January 15, 2014

DynaMed EBM Journal Volume 9, Issue 3

DynaMed Weekly Updates

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Physicians: .25 AMA PRA Category ICreditsTM

Family Physicians: .25 Prescribed credits

Nurse Practitioners: .25 Contact hours

Release Date: January 15, 2014

Expiration Date: January 15, 2015

Estimated Completion Time: 15 minutes

There is no fee for this activity.

To Receive Credit

In order to receive your certificate of participation, you should read the information about this activity, including the disclosure statements, review the entire activity, take the post-test, and complete the evaluation form. You may then follow the directions to print your certificate of participation. To begin, click the CME icon at the end of the article.

Program Overview

Learning Objectives

Upon successful completion of this educational program, the reader should be able to:
1. Discuss the significance of this article as it relates to your clinical practice.
2. Be able to apply this knowledge to your patient's diagnosis, treatment and management.

Faculty Information

Alan Ehrlich, MD - Assistant Clinical Professor in Family Medicine, University of Massachusetts Medical School, Worcester, Massachusetts, USA; Senior Deputy Editor, DynaMed, Ipswich, Massachusetts, USA

Michael Fleming, MD, FAAFP - Assistant Clinical Professor of Family Medicine and Comprehensive Care, LSU Health Science Center School of Medicine, Shreveport, Louisiana, USA; Assistant Clinical Professor of Family Medicine, Department of Family and Community Medicine, Tulane University Medical School, New Orleans, Louisiana, USA; Chief Medical Officer, Amedisys, Inc. & Antidote Education Company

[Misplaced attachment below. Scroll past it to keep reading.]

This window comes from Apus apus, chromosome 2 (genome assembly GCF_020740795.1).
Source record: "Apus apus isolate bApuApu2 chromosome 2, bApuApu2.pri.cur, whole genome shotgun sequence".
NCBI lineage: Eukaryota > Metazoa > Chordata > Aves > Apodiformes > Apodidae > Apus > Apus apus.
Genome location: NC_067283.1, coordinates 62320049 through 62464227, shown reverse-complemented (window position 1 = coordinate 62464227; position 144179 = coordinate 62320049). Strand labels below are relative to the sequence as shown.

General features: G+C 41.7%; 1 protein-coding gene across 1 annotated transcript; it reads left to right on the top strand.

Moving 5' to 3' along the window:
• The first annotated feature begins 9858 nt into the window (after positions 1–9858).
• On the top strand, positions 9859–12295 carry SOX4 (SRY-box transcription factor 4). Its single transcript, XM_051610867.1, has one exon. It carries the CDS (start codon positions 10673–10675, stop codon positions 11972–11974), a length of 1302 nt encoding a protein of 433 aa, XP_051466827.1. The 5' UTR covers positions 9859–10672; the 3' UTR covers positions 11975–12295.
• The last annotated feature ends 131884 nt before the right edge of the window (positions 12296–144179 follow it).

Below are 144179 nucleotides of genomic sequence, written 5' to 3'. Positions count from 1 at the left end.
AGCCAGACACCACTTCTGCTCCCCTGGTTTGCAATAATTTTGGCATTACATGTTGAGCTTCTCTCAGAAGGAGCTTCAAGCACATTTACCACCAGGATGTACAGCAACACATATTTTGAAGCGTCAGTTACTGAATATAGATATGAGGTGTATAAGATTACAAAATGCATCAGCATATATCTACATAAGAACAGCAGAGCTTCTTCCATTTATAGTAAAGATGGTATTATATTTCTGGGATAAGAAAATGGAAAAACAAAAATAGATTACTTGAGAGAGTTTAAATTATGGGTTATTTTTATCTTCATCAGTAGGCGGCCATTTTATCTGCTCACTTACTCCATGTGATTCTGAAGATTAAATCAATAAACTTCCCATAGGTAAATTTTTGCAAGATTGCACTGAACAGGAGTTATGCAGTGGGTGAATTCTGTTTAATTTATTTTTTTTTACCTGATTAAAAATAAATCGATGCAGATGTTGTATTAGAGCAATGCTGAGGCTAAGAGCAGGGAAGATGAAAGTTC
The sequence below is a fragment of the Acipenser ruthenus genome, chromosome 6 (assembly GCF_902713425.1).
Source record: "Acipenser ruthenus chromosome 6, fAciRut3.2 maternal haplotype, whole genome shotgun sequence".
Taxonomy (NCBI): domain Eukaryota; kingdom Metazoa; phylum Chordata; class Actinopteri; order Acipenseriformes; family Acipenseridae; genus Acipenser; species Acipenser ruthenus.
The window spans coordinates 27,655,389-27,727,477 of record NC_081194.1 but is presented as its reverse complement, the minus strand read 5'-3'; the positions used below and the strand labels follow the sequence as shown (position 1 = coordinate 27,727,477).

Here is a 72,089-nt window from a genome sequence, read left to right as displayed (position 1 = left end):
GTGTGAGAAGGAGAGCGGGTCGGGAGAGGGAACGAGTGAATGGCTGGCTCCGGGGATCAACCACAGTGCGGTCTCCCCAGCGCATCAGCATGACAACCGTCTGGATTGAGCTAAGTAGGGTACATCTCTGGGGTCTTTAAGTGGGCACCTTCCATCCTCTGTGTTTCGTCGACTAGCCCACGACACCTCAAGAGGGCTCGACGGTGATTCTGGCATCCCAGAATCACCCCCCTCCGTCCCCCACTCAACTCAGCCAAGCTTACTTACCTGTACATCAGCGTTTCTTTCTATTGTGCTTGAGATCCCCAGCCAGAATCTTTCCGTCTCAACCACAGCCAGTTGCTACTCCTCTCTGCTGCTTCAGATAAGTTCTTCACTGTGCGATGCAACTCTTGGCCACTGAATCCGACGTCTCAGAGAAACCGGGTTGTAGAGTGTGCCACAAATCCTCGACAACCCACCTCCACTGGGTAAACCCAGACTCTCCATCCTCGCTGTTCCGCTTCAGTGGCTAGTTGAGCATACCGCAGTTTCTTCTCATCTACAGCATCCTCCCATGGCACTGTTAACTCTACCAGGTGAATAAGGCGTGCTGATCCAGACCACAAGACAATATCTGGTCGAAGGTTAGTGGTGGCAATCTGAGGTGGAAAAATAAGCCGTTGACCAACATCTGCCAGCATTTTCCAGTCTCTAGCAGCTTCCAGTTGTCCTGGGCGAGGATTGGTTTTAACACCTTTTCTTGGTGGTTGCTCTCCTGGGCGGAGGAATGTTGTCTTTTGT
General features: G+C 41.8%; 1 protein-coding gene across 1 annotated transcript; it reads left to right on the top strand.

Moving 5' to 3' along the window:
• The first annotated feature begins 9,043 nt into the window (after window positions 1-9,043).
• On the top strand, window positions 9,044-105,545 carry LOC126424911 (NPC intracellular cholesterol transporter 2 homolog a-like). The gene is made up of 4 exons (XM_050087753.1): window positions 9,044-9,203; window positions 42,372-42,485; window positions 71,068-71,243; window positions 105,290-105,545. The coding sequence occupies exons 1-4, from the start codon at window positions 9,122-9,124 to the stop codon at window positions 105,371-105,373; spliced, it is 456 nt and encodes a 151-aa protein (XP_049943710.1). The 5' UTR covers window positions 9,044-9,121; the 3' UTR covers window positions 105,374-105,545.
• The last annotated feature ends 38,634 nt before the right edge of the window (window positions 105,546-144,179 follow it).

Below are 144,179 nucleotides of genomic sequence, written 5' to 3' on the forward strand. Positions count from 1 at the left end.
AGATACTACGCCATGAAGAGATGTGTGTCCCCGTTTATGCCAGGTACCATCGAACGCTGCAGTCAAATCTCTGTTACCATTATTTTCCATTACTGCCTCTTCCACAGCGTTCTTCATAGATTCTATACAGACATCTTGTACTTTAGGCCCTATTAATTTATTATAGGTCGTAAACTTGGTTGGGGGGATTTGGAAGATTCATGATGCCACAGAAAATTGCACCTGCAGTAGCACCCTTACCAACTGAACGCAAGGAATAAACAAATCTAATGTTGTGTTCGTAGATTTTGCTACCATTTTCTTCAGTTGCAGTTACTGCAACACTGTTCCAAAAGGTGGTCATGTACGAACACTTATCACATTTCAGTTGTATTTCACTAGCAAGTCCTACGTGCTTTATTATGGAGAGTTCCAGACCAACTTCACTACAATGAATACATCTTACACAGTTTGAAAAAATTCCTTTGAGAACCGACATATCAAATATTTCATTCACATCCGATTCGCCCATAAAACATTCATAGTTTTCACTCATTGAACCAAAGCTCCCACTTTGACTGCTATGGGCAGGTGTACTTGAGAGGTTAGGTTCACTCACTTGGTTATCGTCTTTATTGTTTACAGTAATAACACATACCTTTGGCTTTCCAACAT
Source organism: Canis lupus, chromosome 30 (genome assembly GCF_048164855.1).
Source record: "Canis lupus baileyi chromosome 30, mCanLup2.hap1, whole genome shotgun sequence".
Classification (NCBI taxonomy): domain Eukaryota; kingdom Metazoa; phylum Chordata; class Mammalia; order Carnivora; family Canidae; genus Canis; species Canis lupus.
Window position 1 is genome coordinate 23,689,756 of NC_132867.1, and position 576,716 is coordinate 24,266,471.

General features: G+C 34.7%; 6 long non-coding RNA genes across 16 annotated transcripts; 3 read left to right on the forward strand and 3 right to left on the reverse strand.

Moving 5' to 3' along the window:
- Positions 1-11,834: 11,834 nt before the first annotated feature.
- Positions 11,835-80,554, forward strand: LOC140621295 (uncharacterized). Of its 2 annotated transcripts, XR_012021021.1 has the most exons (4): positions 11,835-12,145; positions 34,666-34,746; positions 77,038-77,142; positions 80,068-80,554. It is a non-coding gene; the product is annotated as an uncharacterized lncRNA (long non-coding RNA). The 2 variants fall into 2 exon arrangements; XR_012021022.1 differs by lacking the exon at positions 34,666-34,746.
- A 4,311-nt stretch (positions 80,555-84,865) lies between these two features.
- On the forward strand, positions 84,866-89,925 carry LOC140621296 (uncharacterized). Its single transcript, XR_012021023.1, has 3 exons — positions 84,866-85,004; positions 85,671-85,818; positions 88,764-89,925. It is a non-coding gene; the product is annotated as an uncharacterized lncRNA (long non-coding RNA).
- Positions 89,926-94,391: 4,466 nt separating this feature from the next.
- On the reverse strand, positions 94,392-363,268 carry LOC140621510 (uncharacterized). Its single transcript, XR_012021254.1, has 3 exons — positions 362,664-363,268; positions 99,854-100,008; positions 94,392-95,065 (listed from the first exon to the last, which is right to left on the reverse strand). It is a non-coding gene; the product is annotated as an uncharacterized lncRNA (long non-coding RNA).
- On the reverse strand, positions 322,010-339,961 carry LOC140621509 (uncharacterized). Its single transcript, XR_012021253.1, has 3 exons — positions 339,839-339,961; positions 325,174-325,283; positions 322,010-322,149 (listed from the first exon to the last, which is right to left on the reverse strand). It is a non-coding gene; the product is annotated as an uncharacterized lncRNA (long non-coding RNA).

Dr. Ehrlich, Dr. Fleming, DynaMed Editorial Team members, and the staff of Antidote Education Company have disclosed that they have no relevant financial relationships or conflicts of interest with commercial interests related directly or indirectly to this educational activity.

No commercial support has been received for this activity.

Accreditation Statements

ACCME: This activity has been planned and implemented in accordance with the Essential Areas and policies of the Accreditation Council for Continuing Medical Education through the joint sponsorship of Antidote EducationCompany and EBSCO Publishing. Antidote is accredited by the ACCME to provide continuing medical education for physicians. Antidote Education Company designates this enduring activity for a maximum of 0.25 AMA PRA Category 1 CreditsTM. Physicians should only claim credit commensurate with the extent of their participation in the activity.